Green Idea: From Waitress to Organic Dog Treat Maker
By John Wolcott
SCBJ Freelance Writer
Wet Noses Natural Dog Treat Co. expanded into a new production and warehouse facility in Monroe last year, the biggest step yet for a business that had to create its own market as it grew.
Perseverance and hard work is paying off for founder Jasmine Lybrand and her husband, Lance, success illustrated by their “wet dog nose” logo on a large building on the south side of U.S. 2 at the Evergreen Fairgrounds intersection.
“Wet Noses” is an all natural, USDA-certified organic dog treat sold through hundreds of stores to tens of thousands of customers and online at www.wet-noses.com, Amazon.com and other sites. Flavors include peanut butter with molasses or banana, sweet potato, pumpkin, Washington apple, cheddar cheese and carrots.
Lybrand founded Wet Noses in 1998, when she was 19. She had no business experience. She had no money. She had no production facilities. She had no distributors.
Worst of all, she had no market.
“I had a lot of rescue dogs but I didn’t go out to find them and rescue them. They kind of sought me out.”
No one then was really into the idea of dog treats made from natural food, she said, even though dog treats on the market often contained ingredients such as animal byproducts and wheat, an allergen for many dogs with potentially serious canine health effects.
What she did have was a dream about making more healthful dog treats. Plus, she had a great love for dogs. Sensing that feeling, dogs loved her, too.
“I always got in trouble for bringing home animals,” Lybrand said. “I had a lot of rescue dogs but I didn’t go out to find them and rescue them. They kind of sought me out. I couldn’t ignore a dog, especially if it was hungry, lonely or needed help.”
Thinking about dogs a lot meant thinking about their health and the need for good nutrition. That’s when she began realizing the treats that dogs love as training rewards ought be healthier. Natural food ingredients seemed to be the best way, a lesson proven by the massive recall of cat and dog foods in 2007 due to contaminated vegetable protein ingredients from China that were used in the pet foods. Many animals were sickened, many of them died.
Although Lybrand manufactures dog treats rather than the foods they eat for daily meals, her focus on natural ingredients remains just as important. Working with organic ingredients means she’s had no contamination problems. That’s one reason her company’s motto is, “If you wouldn’t eat it, don’t give it to your dog.”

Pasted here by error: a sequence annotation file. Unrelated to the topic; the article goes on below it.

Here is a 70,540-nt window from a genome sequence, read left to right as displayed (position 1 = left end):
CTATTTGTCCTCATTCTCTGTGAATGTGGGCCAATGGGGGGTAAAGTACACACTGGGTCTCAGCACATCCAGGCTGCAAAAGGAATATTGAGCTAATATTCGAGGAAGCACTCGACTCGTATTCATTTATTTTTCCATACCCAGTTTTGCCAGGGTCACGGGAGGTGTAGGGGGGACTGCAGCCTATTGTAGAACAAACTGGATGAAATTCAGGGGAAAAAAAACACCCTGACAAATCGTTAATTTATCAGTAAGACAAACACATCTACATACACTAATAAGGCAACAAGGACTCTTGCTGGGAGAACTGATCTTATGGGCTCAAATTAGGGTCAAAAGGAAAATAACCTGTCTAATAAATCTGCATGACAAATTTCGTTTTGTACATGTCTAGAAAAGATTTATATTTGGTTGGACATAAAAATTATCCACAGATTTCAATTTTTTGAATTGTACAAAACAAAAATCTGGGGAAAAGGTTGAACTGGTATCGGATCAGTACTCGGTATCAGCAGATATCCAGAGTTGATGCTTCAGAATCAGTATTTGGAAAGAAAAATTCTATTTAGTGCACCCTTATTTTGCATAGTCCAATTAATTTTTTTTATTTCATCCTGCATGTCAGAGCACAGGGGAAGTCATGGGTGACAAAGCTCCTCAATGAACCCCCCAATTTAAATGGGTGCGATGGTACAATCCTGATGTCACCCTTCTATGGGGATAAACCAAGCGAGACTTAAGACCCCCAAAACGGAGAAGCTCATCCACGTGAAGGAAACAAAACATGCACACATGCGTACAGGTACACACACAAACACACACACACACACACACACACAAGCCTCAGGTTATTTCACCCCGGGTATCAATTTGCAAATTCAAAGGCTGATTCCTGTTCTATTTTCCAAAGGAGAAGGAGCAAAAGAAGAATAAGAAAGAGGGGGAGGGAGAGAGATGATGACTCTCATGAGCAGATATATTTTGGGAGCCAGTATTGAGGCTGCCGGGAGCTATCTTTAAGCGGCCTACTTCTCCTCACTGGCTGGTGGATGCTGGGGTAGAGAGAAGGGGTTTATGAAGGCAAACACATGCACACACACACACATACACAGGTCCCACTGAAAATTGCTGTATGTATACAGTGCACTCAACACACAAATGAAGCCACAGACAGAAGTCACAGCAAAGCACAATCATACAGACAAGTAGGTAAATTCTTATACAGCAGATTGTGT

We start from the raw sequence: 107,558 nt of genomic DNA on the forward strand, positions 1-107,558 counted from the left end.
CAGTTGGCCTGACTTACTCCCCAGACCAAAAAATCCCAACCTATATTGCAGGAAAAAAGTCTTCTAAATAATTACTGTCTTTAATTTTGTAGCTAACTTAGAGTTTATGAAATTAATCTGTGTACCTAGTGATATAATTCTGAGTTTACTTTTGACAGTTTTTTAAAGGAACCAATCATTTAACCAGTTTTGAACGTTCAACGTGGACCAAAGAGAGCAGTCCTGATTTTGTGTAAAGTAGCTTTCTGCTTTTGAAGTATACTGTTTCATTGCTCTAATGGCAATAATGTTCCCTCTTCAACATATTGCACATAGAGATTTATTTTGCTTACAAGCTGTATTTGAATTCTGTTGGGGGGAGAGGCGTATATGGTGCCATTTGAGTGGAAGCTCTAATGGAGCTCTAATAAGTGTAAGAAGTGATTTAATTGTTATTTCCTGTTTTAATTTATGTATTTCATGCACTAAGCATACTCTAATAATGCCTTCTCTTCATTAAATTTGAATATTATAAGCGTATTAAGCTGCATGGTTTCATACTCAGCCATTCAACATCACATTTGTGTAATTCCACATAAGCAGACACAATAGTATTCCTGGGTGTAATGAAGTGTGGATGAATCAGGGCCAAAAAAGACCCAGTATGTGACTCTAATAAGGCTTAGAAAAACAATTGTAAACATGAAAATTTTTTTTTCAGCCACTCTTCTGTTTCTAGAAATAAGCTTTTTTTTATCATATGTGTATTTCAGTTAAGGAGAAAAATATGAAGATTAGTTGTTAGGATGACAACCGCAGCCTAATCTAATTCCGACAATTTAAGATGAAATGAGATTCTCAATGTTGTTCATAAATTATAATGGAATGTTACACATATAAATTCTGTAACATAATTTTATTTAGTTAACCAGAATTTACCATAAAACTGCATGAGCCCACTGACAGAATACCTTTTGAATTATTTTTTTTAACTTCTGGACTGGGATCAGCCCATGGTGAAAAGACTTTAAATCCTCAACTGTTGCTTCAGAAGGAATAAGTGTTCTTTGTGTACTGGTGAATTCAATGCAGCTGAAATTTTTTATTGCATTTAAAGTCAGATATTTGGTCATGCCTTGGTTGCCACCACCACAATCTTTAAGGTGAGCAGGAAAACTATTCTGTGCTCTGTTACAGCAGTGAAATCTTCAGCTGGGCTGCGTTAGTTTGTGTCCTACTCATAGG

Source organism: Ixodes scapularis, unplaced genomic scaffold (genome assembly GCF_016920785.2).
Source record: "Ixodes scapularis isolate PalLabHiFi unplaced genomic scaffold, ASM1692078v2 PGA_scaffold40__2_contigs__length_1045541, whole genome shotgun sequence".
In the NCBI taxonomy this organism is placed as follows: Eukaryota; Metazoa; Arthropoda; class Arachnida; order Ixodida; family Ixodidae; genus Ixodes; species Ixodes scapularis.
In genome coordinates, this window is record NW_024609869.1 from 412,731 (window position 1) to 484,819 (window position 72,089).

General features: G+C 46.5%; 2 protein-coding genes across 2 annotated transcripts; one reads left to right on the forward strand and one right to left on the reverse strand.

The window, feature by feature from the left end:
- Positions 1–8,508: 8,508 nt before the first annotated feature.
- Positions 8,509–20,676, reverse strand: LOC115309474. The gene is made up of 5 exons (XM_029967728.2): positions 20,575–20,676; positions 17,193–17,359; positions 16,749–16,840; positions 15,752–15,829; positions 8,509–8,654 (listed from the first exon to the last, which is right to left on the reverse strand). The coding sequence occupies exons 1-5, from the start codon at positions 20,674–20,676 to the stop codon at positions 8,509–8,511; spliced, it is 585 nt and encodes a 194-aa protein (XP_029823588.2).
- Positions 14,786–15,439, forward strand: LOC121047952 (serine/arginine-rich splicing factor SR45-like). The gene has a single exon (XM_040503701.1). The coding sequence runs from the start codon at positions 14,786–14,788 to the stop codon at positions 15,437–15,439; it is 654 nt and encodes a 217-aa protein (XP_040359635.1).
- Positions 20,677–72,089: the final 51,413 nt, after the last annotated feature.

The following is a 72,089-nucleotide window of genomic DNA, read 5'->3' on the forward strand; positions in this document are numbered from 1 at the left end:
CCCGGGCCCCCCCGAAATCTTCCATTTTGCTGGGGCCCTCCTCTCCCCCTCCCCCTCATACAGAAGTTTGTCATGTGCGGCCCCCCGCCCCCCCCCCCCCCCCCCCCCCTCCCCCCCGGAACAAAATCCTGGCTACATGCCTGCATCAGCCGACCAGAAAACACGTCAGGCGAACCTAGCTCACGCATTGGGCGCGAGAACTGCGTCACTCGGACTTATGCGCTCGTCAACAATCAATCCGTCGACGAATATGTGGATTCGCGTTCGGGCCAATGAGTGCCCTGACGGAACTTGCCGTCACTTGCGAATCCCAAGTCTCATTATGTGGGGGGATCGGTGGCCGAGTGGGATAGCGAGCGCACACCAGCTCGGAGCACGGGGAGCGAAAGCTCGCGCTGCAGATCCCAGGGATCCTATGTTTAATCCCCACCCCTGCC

With no money, no business experience, no production facilities and no market, however, the only real answer to why she’s now selling organic dog treats is her deeply ingrained work ethic and always believing you can dream beyond your abilities or situation and achieve it.
“I grew up really dirt poor,” Lybrand said proudly, without a hint of sadness. “So my mother instilled in me that if you wanted good food you made it yourself. If we wanted a cake, she handed us the flour and a cookbook and showed us how to make it. Because she worked a lot we got very self-sufficient. Raised in a big family, we were always cooking, not using something in plastic bags from the store.”
Lybrand also learned the value of setting goals and working hard to achieve them. Her mother’s hard work earned her a master’s degree in performing arts and a teaching job. Lybrand took her mother’s example to heart. Born in Connecticut, she moved to north Seattle with her family as a young child.
“I’d wait tables during the day, then bake products at night in my garage. I saved all the money I could. Even today we put all of our profits back into growing our business.”
“I spent 15 years as a waitress to finance the start of this business,” she said. “I’d wait tables during the day, then bake products at night in my garage. I saved all the money I could. Even today we put all of our profits back into growing our business.”
She learned important business lessons in restaurants, she said.
“That’s where I learned about providing good service, pleasing customers and how to handle upset customers,” she said, adding that those lessons have been woven into her strong customer and employee relations standards at Wet Noses.